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Phone Complaints Go to Court

November 02, 2000|ELIZABETH DOUGLASS | elizabeth.douglass@latimes.com

It used to be that consumer complaint issues involving phones and phone services were handled almost exclusively by state and federal regulators, who were charged with keeping phone companies in line and in business.

But things are murky now. In this era of partially deregulated communications, only some phone services get continual regulatory scrutiny, while others--most notably "deregulated" high-speed Internet services from phone companies--do not.

So, as customer confusion and frustration grow, consumers increasingly turn to the courts instead of slow-moving government agencies for redress.

A few recent lawsuits are worth noting because they don't appear frivolous and because they seek class-action status--meaning the lawyers believe their cases involve alleged misdeeds that affected many other phone customers.

A case filed a few weeks ago in federal court in California, for example, accuses long-distance provider MCI WorldCom of offering callers 10 free minutes on a calling card and then not delivering the promised credit unless customers noticed the omission and complained.

The lawsuit, brought on behalf of MCI WorldCom customers George Cuza and Ky Du, alleges that MCI WorldCom's promotion induced customers to use their calling cards--at higher per-minute rates--and profited from the calls by not providing the 10 free minutes.

Attorney Harry Rebhuhn, who is handling the case along with two other firms, alleges that MCI WorldCom's practice is a violation of the Federal Communications Act, and the suit seeks certification as a class-action case, plus compensatory damages and interest on the alleged overcharges.

MCI WorldCom also is the target of a fraud case brought by California Atty. Gen. Bill Lockyer and other officials and has been the subject of many complaint cases nationwide.

A spokeswoman for WorldCom, which bought MCI and still sells long-distance service using that name, declined to comment on the cases because they are still pending.

Two other new cases take aim at Verizon Communications, the local phone company formerly known as GTE in California.

The first suit, filed last month in Los Angeles, takes aim at the phone company's practice of continuing to bill customers for renting so-called rotary phones that became obsolete or were long ago replaced.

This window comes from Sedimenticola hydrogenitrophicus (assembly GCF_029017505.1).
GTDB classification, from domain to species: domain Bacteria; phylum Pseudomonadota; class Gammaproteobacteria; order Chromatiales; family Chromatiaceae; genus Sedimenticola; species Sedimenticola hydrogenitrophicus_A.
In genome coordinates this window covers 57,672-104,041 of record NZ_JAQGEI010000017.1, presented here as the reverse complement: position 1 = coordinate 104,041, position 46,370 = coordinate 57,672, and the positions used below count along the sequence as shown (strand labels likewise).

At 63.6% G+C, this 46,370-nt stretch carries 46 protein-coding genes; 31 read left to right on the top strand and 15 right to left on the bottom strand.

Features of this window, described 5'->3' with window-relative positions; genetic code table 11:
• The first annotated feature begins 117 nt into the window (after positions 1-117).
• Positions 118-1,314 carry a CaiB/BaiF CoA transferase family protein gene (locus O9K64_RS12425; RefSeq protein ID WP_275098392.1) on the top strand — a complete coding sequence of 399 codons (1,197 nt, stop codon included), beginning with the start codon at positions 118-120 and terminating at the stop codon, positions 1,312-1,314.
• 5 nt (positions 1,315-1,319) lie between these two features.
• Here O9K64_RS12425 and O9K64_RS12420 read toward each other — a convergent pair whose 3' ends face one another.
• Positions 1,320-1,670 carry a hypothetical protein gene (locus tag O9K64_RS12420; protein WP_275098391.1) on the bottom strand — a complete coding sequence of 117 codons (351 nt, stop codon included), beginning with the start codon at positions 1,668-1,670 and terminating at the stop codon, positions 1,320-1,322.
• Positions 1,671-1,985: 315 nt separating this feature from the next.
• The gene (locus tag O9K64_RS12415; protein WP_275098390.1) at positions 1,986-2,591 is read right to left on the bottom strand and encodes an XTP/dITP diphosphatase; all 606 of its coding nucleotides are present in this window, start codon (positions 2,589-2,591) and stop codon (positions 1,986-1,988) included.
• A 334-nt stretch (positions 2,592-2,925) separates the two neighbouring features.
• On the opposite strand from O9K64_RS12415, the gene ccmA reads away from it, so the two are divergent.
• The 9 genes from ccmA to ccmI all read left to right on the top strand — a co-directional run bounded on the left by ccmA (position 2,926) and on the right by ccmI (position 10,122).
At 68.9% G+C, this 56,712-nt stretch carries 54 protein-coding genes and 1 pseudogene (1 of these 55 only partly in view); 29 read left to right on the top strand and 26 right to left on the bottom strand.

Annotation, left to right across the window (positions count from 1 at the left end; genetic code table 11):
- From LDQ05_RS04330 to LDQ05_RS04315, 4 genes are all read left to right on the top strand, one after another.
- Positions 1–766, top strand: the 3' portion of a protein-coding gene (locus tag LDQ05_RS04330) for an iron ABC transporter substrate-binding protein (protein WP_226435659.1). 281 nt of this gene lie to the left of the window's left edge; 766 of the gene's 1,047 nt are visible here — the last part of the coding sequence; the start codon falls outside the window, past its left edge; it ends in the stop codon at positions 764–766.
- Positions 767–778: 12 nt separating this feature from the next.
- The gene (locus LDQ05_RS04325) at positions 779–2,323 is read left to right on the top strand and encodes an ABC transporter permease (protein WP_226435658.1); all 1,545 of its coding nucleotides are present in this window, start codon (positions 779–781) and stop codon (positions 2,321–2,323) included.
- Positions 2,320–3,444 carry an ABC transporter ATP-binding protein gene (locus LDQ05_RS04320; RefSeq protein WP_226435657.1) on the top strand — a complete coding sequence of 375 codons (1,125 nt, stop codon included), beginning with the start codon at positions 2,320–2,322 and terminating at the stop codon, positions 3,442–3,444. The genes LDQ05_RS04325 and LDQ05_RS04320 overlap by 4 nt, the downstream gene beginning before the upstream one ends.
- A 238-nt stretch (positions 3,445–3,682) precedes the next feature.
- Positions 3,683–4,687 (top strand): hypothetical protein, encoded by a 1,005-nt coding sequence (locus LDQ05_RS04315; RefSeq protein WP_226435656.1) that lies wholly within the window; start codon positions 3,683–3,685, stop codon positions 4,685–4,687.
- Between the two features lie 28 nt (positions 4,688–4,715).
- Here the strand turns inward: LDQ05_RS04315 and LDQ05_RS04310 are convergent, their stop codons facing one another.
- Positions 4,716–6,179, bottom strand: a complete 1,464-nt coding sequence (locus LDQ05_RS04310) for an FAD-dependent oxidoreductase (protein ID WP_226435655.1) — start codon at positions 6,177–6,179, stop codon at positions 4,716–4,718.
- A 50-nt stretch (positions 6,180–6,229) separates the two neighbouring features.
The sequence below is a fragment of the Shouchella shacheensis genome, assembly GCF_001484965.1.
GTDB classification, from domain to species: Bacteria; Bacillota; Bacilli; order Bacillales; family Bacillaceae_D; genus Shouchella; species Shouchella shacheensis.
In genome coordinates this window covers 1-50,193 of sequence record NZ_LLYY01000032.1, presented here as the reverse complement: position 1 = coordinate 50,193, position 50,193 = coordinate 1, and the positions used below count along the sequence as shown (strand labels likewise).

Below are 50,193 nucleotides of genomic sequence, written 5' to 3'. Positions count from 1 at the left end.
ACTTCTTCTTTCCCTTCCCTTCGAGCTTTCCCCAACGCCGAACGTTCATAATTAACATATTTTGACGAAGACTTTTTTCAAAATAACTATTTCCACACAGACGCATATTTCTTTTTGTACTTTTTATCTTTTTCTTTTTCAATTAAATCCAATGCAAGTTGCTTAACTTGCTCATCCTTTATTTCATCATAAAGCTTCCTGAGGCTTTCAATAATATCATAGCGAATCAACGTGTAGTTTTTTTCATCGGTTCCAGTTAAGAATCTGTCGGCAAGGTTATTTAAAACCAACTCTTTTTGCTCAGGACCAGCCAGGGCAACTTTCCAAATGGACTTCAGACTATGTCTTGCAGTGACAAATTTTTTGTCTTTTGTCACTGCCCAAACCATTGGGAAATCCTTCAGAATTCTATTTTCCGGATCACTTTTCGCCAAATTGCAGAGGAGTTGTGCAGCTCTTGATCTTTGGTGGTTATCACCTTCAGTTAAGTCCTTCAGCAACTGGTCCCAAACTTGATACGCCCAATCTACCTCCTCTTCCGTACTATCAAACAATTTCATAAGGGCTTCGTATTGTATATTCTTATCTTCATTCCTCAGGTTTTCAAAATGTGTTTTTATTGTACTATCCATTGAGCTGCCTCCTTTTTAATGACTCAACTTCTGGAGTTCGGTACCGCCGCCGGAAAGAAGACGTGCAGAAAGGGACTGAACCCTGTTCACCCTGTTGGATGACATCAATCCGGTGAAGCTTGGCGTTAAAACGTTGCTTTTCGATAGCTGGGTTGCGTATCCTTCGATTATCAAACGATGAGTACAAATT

Consumer groups have repeatedly warned of this problem, which stems from the era when phone companies routinely rented phones instead of selling them. That practice disappeared years ago, and basic telephones can be bought nowadays for well under $20.

But many customers--a high percentage of them elderly--are still paying rental fees to phone companies without realizing it. On Verizon's phone bills, the charge is listed only as "equipment rental."

In the past, customers who discovered the charges on their phone bills have fought for and received refunds from phone companies. Such was the case with Wilma Ker of Granada Hills, who paid GTE $3.40 per month for 12 years before a companion questioned the charge last year.

Ker discovered she had paid more than $400 in fees to rent an old-style rotary phone that she hadn't used for more than a decade. After she complained vigorously to GTE, the phone company gave her a credit equal to six months of fees. Unimpressed, she filed a formal complaint with state regulators, which prompted a more generous--but undisclosed--settlement from the phone company.

The lawsuit alleges that Verizon has not taken steps to remove the rental charges, and has not clarified the charge on bills. The company has therefore collected hundreds of dollars from customers for phones that originally cost about $50 and have been obsolete for years, according to the suit.

Attorney Marc Coleman of Long Beach teamed with Hadsell & Stormer of Pasadena to bring the case on behalf of customers David and Jennifer Cundiff of Los Angeles County and John and Eva DeBruin of Orange County.

The case, which seeks class-action status, accuses Verizon of fraud, unjust enrichment and violating the state business and professions code. The lawsuit seeks refunds and a prohibition against further rental charges by Verizon.

By contrast, the state's largest local phone company, Pacific Bell, unilaterally halted phone rental charges years ago.

A Verizon spokesman said the company still gets customers who "find it easier" to rent their phone instead of buying it. Nonetheless, the company sent notices in July to each of its California customers who rent phone equipment, telling them that renting has its advantages, but that "you may pay more by renting phone equipment over a period of time than if you bought it."

Spokesman Bill Kula said about 116,000 Californians rent phones from the company, paying from $4 to $16 per month.

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